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Friday, November 30, 2012

Earth Changes, Prophecy & Apocalypse



Published on Nov 30, 2012 by
 
Author and researcher L.A. Marzulli discussed his latest research on biblical prophecy that suggests to him that the recent increase in global turmoil, calamities, and earth changes are the birth pangs of the apocalypse. The month of April had the deadliest weather in American history, and along with the Fukushima earthquake in March and various other events (see list), Marzulli has concluded that we are in an unprecedented period. "Something's been let loose...to attack humankind in a way that we've never seen and it's manifesting in the earthquakes and the volcanic activity," he warned.

There seems to be a body in the solar system that is affecting the lunar surface, which has made an anomalous rotation, he said. This could be what prophecy in the Bible referred to as "signs in the heaven," while the ancient Book of Enoch wrote "the moon shall alter her order and not appear at her time," he noted. "When we plug in Planet X, Nibiru, Elenin, Comet Honda, and others that seem to be manifesting in the sky-- what are we really looking at? It's alarming in my opinion," Marzulli commented, adding that we may be witnessing the effects of a Cosmic War taking place in a dimension that we don't see.

He related research being done on alien implants by Dr. Roger Leir-- how some of the surgically removed devices seem to reconstruct themselves within a 24-hour period, and may be used to alter DNA. Marzulli conjectured that this technology might be a prototype for the 'mark of the beast,' and a coming deception in which humankind is offered an implanted chip, that could expand lifespan to 500 years, disease free.

Biography:

L. A. Marzulli is the author of the Nephilim Trilogy. The Nephilim Trilogy made the CBA best sellers list and continues to thrill readers a decade after the first book in the series was published. Marzulli received an honorary doctorate from Pacific International University for his work on the Nephilim Trilogy. Marzulli is also the author of the non-fiction work, Politics, Prophecy & the Supernatural. The book packs a hard hitting expose of how the current political landscape may bring about ancient Biblical prophecies, which then may trigger supernatural events that are foretold in the book of Daniel and Revelation.

His latest offering, The Alien Interviews, features 17 personal, intense interviews with people who have been directly involved with the UFO phenomena.

End Time

Since the 19th century, many apocalyptic millennial Christian eschatologists, starting with John Nelson Darby, have feared a globalist conspiracy to impose a tyrannical New World Order as the fulfillment of prophecies about the "end time" in the Bible, specifically in the Book of Ezekiel, the Book of Daniel, the Olivet discourse found in the Synoptic Gospels, and the Book of Revelation. They claim that people who have made a deal with the Devil to gain wealth and power have become pawns in a supernatural chess game to move humanity into accepting a utopian world government, which rests on the spiritual foundations of a syncretic-messianic world religion, that will later reveal itself to be a dystopian world empire, which imposes the imperial cult of an "Unholy Trinity" — Satan, the Antichrist and the False Prophet. In many contemporary Christian conspiracy theories, the False Prophet will either be the last pope of the Catholic Church (groomed and installed by an Alta Vendita or Jesuit conspiracy) or a guru from the New Age movement or even the leader of an elite fundamentalist Christian organization like the Fellowship, while the Antichrist will either be the president of the European Union or the secretary-general of the United Nations or even the caliph of a pan-Islamic state.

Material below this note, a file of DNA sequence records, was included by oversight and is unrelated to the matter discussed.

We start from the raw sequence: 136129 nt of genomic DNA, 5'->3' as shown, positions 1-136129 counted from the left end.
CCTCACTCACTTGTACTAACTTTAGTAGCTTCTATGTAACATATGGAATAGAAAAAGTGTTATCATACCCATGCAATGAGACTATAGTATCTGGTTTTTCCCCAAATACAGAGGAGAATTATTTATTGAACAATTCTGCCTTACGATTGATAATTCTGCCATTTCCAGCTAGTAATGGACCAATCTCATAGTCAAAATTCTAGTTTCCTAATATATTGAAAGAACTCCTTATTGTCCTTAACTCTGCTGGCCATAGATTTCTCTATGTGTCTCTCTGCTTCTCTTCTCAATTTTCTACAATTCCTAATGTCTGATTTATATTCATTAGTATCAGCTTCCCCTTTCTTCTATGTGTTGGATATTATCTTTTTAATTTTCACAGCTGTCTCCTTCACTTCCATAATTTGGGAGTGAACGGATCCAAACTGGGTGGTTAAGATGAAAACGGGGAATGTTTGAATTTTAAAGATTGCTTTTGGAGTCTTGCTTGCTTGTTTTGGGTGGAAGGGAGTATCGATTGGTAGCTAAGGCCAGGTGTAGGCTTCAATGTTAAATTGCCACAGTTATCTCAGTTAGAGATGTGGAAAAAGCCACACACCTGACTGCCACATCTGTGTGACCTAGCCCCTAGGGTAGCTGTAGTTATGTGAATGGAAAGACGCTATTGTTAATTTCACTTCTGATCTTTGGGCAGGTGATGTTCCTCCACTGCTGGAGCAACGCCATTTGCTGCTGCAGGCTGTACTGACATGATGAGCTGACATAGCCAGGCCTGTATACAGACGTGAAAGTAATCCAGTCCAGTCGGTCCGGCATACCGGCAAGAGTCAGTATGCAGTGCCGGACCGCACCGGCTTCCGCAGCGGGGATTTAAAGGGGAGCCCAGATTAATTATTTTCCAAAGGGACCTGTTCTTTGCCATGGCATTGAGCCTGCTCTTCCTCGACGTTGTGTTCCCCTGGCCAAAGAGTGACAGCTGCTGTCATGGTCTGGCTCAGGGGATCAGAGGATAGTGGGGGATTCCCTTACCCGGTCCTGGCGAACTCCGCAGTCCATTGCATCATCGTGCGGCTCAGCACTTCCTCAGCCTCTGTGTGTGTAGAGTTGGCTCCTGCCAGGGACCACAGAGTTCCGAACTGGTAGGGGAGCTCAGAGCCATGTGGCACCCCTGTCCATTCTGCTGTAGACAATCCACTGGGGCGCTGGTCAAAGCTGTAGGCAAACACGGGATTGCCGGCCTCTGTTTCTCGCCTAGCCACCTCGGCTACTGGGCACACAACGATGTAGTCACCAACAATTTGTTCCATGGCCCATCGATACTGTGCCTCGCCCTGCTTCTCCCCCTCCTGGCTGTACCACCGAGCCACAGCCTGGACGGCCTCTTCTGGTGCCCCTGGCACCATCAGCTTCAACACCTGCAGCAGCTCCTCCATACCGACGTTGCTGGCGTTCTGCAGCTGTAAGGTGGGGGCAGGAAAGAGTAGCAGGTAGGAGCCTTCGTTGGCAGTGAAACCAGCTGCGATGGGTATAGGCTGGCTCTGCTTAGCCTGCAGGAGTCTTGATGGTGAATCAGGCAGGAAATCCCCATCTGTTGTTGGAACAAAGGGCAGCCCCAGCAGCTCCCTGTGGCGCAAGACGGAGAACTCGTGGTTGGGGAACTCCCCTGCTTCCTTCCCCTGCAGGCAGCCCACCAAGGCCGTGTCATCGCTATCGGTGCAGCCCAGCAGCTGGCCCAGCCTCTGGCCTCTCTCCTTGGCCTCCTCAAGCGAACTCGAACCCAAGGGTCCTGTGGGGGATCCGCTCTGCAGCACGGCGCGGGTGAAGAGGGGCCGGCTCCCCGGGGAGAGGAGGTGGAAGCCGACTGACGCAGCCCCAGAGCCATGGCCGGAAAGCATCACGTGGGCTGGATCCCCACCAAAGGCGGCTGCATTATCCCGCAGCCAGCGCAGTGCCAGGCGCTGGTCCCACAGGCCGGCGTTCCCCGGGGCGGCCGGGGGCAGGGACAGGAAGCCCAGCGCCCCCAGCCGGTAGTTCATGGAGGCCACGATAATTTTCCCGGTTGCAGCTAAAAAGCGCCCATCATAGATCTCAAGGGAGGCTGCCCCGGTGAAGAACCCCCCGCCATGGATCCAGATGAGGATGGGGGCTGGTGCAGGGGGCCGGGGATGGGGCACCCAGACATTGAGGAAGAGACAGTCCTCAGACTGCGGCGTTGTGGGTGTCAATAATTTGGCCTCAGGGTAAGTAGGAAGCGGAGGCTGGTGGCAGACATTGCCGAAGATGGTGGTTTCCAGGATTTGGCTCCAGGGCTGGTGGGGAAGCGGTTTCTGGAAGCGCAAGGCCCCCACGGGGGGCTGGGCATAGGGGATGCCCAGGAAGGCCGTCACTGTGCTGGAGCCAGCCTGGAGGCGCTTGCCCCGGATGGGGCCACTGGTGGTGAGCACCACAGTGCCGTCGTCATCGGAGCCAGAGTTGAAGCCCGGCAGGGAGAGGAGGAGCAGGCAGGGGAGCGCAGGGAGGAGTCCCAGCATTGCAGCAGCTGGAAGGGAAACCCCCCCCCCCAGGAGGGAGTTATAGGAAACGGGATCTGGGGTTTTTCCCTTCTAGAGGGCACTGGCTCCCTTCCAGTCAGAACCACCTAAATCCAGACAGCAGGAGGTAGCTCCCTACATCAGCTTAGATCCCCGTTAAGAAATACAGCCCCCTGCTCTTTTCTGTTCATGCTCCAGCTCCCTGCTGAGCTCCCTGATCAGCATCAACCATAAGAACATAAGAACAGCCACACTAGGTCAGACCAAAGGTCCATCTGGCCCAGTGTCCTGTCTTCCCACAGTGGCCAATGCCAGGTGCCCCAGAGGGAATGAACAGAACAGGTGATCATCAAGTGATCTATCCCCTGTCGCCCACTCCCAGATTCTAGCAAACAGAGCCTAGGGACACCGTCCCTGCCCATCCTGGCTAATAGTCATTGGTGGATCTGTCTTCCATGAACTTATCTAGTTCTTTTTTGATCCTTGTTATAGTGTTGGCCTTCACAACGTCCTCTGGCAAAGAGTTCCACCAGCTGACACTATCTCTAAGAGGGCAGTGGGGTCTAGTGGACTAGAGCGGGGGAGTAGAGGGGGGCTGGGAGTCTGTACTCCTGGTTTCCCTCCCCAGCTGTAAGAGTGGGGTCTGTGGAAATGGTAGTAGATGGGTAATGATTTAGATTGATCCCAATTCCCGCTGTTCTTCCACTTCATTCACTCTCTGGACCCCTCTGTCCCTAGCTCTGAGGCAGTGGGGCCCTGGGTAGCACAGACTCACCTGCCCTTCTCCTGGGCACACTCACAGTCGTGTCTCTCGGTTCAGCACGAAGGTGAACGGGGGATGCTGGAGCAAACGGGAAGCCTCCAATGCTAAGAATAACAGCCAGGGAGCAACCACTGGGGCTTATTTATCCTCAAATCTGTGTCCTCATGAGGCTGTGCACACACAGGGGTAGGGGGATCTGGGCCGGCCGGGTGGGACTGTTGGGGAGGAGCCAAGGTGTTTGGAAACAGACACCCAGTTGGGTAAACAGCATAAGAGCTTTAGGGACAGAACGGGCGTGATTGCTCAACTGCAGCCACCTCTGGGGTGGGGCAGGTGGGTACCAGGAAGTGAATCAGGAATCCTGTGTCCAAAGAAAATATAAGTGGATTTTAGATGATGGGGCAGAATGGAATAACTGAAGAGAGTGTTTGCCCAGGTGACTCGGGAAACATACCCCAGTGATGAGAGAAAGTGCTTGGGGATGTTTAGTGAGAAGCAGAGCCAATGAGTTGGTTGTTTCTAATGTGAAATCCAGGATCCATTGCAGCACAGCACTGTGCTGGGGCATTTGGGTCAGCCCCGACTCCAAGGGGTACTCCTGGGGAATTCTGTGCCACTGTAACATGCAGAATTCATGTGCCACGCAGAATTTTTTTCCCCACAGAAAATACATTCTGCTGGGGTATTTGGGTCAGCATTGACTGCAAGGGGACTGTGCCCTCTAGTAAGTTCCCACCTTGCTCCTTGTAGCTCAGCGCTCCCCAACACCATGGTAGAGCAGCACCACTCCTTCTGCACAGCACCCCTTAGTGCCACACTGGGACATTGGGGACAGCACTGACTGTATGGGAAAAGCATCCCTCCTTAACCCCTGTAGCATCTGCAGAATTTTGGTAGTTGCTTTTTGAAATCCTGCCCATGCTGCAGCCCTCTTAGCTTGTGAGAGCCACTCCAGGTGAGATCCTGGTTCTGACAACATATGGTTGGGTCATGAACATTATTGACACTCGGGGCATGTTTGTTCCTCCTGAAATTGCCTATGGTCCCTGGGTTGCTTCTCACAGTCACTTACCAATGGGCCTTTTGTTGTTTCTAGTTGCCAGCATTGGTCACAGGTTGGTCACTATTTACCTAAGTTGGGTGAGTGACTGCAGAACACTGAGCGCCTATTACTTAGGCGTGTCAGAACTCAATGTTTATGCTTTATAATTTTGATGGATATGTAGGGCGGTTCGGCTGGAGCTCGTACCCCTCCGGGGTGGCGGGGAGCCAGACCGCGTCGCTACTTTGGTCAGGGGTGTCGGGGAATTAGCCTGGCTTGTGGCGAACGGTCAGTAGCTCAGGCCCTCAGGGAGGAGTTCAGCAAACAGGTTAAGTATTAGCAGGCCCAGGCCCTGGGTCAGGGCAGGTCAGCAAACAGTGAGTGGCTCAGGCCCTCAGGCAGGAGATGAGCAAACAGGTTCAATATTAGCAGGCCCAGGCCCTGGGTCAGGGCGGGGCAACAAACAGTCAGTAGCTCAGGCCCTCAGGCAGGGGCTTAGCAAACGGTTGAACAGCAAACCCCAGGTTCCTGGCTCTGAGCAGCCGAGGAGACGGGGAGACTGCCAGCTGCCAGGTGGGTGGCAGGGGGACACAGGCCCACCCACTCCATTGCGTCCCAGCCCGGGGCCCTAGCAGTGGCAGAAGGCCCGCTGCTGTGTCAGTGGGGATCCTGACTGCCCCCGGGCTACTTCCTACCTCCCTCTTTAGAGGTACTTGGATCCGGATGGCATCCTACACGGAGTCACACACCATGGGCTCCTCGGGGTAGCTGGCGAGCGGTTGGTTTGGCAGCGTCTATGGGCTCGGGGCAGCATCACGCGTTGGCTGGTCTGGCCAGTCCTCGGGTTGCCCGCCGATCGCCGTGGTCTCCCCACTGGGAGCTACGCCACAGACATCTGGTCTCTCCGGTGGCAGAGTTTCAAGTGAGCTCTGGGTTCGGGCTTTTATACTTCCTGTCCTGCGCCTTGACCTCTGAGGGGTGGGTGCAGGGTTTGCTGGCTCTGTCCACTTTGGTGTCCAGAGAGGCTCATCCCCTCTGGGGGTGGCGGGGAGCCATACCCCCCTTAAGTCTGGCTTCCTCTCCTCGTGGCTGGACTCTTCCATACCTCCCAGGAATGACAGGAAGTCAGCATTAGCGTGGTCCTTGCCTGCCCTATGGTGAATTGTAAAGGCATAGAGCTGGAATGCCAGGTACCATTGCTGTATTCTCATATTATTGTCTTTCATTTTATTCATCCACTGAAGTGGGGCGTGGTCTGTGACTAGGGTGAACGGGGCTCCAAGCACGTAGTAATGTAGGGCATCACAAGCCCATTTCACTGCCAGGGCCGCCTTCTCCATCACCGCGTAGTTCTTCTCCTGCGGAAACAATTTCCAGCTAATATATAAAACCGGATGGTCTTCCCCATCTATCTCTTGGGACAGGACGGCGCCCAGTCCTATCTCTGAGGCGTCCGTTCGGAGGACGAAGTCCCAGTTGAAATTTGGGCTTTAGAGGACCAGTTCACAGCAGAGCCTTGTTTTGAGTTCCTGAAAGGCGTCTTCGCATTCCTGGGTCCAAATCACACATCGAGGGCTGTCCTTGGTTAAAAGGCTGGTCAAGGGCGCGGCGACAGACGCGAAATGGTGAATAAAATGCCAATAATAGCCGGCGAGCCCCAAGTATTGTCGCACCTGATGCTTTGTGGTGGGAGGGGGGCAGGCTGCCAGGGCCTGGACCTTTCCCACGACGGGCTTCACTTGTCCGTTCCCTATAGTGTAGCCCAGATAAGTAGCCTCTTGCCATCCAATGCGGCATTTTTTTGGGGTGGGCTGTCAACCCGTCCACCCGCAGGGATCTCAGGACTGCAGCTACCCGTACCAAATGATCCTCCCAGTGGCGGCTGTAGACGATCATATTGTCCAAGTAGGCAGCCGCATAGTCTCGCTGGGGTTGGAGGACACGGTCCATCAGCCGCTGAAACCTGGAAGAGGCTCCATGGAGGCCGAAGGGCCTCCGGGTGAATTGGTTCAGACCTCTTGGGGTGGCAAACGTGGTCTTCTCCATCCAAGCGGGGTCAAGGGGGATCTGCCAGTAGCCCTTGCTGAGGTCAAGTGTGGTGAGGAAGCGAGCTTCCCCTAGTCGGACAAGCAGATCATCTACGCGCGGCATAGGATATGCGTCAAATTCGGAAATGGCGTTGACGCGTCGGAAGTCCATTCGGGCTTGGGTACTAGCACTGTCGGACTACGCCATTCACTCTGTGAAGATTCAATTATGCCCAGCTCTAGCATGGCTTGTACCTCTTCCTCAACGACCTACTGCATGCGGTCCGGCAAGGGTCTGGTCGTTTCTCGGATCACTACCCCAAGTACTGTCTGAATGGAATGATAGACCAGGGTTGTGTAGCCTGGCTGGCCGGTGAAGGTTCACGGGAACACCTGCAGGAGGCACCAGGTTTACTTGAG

Some of the most vocal critics of end-time conspiracy theories come from within Christianity.In 1993, historian Bruce Barron wrote a stern rebuke of apocalyptic Christian conspiracism in the Christian Research Journal, when reviewing Robertson's 1991 book The New World Order. Another critique can be found in historian Gregory S. Camp's 1997 book Selling Fear: Conspiracy Theories and End-Times Paranoia. Religious studies scholar Richard T. Hughes argues that "New World Order" rhetoric libels the Christian faith since the "New World Order", as defined by Christian conspiracy theorists, has no basis in the Bible whatsoever and that, in fact, this idea is not only unbiblical; it is anti-biblical and fundamentally anti-Christian because, by misinterpreting key passages in the Book of Revelation, it turns a comforting message about the coming kingdom of God into one of fear, panic and despair in the face of an allegedly approaching one-world government. Progressive Christians, such as preacher-theologian Peter J. Gomes, caution Christian fundamentalists that a "spirit of fear" can distort scripture and history by dangerously combining biblical literalism, apocalyptic timetables, demonization, and oppressive prejudices

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